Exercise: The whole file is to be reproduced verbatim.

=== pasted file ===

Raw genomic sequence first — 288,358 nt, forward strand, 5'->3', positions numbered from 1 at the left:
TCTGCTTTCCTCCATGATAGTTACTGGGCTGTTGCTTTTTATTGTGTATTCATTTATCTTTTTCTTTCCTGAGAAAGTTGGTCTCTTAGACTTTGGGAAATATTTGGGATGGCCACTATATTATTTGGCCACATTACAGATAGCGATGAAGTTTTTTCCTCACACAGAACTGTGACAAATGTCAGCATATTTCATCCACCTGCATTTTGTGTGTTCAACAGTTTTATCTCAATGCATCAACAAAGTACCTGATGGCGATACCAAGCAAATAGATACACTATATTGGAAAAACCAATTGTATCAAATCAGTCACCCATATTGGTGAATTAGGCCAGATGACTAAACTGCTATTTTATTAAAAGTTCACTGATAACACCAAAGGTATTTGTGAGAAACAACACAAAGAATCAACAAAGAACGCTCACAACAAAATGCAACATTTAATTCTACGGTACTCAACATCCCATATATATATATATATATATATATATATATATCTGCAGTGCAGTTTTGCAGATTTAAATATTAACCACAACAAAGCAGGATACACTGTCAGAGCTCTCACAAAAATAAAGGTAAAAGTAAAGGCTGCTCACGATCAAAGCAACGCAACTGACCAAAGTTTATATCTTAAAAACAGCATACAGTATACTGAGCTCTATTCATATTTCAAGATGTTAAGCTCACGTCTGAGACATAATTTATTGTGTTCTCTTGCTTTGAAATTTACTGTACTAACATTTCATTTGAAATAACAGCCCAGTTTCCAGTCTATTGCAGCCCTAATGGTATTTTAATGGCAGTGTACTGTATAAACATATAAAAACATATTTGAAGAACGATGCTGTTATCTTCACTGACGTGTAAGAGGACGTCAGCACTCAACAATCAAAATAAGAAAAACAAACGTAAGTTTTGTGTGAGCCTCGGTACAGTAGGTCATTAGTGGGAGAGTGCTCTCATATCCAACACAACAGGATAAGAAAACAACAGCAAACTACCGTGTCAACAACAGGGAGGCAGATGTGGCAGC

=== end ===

Raw genomic sequence first — 288,358 nt, forward strand, 5'->3', positions numbered from 1 at the left:
TCTGCTTTCCTCCATGATAGTTACTGGGCTGTTGCTTTTTATTGTGTATTCATTTATCTTTTTCTTTCCTGAGAAAGTTGGTCTCTTAGACTTTGGGAAATATTTGGGATGGCCACTATATTATTTGGCCACATTACAGATAGCGATGAAGTTTTTTCCTCACACAGAACTGTGACAAATGTCAGCATATTTCATCCACCTGCATTTTGTGTGTTCAACAGTTTTATCTCAATGCATCAACAAAGTACCTGATGGCGATACCAAGCAAATAGATACACTATATTGGAAAAACCAATTGTATCAAATCAGTCACCCATATTGGTGAATTAGGCCAGATGACTAAACTGCTATTTTATTAAAAGTTCACTGATAACACCAAAGGTATTTGTGAGAAACAACACAAAGAATCAACAAAGAACGCTCACAACAAAATGCAACATTTAATTCTACGGTACTCAACATCCCATATATATATATATATATATATATATATATATCTGCAGTGCAGTTTTGCAGATTTAAATATTAACCACAACAAAGCAGGATACACTGTCAGAGCTCTCACAAAAATAAAGGTAAAAGTAAAGGCTGCTCACGATCAAAGCAACGCAACTGACCAAAGTTTATATCTTAAAAACAGCATACAGTATACTGAGCTCTATTCATATTTCAAGATGTTAAGCTCACGTCTGAGACATAATTTATTGTGTTCTCTTGCTTTGAAATTTACTGTACTAACATTTCATTTGAAATAACAGCCCAGTTTCCAGTCTATTGCAGCCCTAATGGTATTTTAATGGCAGTGTACTGTATAAACATATAAAAACATATTTGAAGAACGATGCTGTTATCTTCACTGACGTGTAAGAGGACGTCAGCACTCAACAATCAAAATAAGAAAAACAAACGTAAGTTTTGTGTGAGCCTCGGTACAGTAGGTCATTAGTGGGAGAGTGCTCTCATATCCAACACAACAGGATAAGAAAACAACAGCAAACTACCGTGTCAACAACAGGGAGGCAGATGTGGCAGC